You know, the question we have to answer tonight — all of us have to answer tonight if we're Christians, if we love the Lord Jesus tonight, the question we have to answer tonight is not, “Should I go?” The question we have to answer is, “Why should I stay?” because the going is self evident. I need to find reasons; I need to find good reasons why fulfilling this commission for me means staying here and supporting others in going. But you know, for some of you, for some of you it means, “Where do I go?” And don't be thinking — you know, times have changed — don't be thinking this is a command for young Christians. You know, “This is a command for twenty-somethings who are at seminary.” Some of you are facing retirement. Some of you are planning retirement ten years, fifteen years, twenty years. What are you going to do with that retirement when you have amass resources sufficient to take care of you in a way that you have become accustomed to? You know maybe the fulfillment of this commission for you is — why don't you give some of that retirement to mission work? Why don't you do a short-term mission spell, and I don't mean two weeks. I mean two years or five years or seven years when you still have your health, you still have your mind, you still have your energy, you still have the resources to do it. Jesus is saying, “Teach them to obey everything that I command, and this is My command, this is My final command, these are My last words to you: Go into all the world.”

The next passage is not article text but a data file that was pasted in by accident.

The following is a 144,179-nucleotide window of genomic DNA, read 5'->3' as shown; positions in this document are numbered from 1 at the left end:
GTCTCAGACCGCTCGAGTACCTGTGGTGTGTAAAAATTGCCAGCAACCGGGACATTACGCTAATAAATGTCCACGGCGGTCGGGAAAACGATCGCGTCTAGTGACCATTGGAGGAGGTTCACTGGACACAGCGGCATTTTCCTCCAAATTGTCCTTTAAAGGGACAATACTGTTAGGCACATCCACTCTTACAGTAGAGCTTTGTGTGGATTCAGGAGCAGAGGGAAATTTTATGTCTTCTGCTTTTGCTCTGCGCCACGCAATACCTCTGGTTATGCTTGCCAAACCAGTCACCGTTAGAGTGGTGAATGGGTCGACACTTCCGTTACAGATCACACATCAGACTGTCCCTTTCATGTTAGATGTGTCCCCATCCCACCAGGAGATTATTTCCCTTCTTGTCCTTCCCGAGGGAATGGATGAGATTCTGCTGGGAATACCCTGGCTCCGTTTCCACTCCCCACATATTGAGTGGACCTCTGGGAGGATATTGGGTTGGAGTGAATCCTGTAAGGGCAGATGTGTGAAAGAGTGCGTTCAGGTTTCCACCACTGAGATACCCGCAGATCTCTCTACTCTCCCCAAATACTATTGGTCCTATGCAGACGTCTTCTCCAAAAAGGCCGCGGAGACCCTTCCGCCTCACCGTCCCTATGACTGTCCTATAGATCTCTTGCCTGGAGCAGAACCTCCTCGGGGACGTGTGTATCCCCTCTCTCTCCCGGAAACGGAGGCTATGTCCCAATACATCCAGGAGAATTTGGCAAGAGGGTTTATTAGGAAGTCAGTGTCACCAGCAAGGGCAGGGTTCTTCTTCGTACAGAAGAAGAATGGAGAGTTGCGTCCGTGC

What if it's your daughter? You know, your sweet, beautiful daughter and she's just graduated from a local university that I won't name and she comes home. You know, you have plans for her because you want her to be just like you. You want her to come home to Jackson and to buy a nice house in northeast Jackson and to be like you. And she comes home one day and says, “I think the Lord is saying I need to go overseas. I need to go overseas. I think God is saying I need to be a missionary.” That's a challenge, isn't it, when it's our flesh and blood? Jesus said, “All authority is mine.” Jesus said, “I want you to go into all the world.” Jesus said, “I want you to obey all that I teach.”

And fourthly He says, “I promise to be with you always, always to the end of the age, in every circumstance.” Now listen carefully because we love that little comment at the end and it makes us feel nice and warm and fuzzy inside because Jesus is with us everywhere. But what if what Jesus means is, “I’ll be with you so long as you obey My commands”? What if that's what He means? “I will be with you always, I will protect you always, I will provide for you always, I will strength you always so long as you obey My commands.” The promise that Jesus makes here is contextual and it's contextual to the charge that He makes.